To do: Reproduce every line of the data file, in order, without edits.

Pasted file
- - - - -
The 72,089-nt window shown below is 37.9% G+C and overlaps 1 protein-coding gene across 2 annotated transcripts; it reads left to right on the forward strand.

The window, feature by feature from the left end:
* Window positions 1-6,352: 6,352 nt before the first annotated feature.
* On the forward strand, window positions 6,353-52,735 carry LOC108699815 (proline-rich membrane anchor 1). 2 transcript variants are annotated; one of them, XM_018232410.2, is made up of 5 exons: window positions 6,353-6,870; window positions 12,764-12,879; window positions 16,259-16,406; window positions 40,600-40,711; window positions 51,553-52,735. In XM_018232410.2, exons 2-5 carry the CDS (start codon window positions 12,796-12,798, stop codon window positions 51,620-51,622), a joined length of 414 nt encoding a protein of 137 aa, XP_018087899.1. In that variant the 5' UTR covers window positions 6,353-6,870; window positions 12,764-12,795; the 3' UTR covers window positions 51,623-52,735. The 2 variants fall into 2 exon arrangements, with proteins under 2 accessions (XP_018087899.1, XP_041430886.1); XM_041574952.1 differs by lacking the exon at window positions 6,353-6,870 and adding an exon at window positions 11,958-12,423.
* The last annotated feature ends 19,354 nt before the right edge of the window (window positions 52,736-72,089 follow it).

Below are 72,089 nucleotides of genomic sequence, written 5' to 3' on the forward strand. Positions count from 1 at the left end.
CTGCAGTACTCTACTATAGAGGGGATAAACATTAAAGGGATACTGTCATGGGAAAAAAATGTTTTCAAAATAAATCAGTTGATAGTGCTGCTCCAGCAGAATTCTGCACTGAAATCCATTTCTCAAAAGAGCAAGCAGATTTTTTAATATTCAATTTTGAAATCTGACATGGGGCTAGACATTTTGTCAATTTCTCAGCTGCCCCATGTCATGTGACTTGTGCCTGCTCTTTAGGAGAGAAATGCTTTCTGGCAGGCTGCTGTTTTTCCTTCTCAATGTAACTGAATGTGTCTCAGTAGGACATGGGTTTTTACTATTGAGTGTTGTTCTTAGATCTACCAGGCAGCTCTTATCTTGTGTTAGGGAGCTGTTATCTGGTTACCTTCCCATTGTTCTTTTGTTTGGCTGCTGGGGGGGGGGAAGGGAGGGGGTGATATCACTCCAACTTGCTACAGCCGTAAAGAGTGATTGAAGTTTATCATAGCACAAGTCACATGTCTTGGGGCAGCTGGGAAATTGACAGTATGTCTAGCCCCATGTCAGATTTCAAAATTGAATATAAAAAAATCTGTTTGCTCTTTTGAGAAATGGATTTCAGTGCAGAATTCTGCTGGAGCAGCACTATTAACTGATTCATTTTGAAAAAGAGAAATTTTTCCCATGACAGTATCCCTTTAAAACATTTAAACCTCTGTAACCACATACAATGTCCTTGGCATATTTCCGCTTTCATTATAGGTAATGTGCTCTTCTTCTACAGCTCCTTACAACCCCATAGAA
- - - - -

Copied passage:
The 72,089-nt window shown below is 37.9% G+C and overlaps 1 protein-coding gene across 2 annotated transcripts; it reads left to right on the forward strand.

The window, feature by feature from the left end:
* Window positions 1-6,352: 6,352 nt before the first annotated feature.
* On the forward strand, window positions 6,353-52,735 carry LOC108699815 (proline-rich membrane anchor 1). 2 transcript variants are annotated; one of them, XM_018232410.2, is made up of 5 exons: window positions 6,353-6,870; window positions 12,764-12,879; window positions 16,259-16,406; window positions 40,600-40,711; window positions 51,553-52,735. In XM_018232410.2, exons 2-5 carry the CDS (start codon window positions 12,796-12,798, stop codon window positions 51,620-51,622), a joined length of 414 nt encoding a protein of 137 aa, XP_018087899.1. In that variant the 5' UTR covers window positions 6,353-6,870; window positions 12,764-12,795; the 3' UTR covers window positions 51,623-52,735. The 2 variants fall into 2 exon arrangements, with proteins under 2 accessions (XP_018087899.1, XP_041430886.1); XM_041574952.1 differs by lacking the exon at window positions 6,353-6,870 and adding an exon at window positions 11,958-12,423.
* The last annotated feature ends 19,354 nt before the right edge of the window (window positions 52,736-72,089 follow it).

Below are 72,089 nucleotides of genomic sequence, written 5' to 3' on the forward strand. Positions count from 1 at the left end.
CTGCAGTACTCTACTATAGAGGGGATAAACATTAAAGGGATACTGTCATGGGAAAAAAATGTTTTCAAAATAAATCAGTTGATAGTGCTGCTCCAGCAGAATTCTGCACTGAAATCCATTTCTCAAAAGAGCAAGCAGATTTTTTAATATTCAATTTTGAAATCTGACATGGGGCTAGACATTTTGTCAATTTCTCAGCTGCCCCATGTCATGTGACTTGTGCCTGCTCTTTAGGAGAGAAATGCTTTCTGGCAGGCTGCTGTTTTTCCTTCTCAATGTAACTGAATGTGTCTCAGTAGGACATGGGTTTTTACTATTGAGTGTTGTTCTTAGATCTACCAGGCAGCTCTTATCTTGTGTTAGGGAGCTGTTATCTGGTTACCTTCCCATTGTTCTTTTGTTTGGCTGCTGGGGGGGGGGAAGGGAGGGGGTGATATCACTCCAACTTGCTACAGCCGTAAAGAGTGATTGAAGTTTATCATAGCACAAGTCACATGTCTTGGGGCAGCTGGGAAATTGACAGTATGTCTAGCCCCATGTCAGATTTCAAAATTGAATATAAAAAAATCTGTTTGCTCTTTTGAGAAATGGATTTCAGTGCAGAATTCTGCTGGAGCAGCACTATTAACTGATTCATTTTGAAAAAGAGAAATTTTTCCCATGACAGTATCCCTTTAAAACATTTAAACCTCTGTAACCACATACAATGTCCTTGGCATATTTCCGCTTTCATTATAGGTAATGTGCTCTTCTTCTACAGCTCCTTACAACCCCATAGAA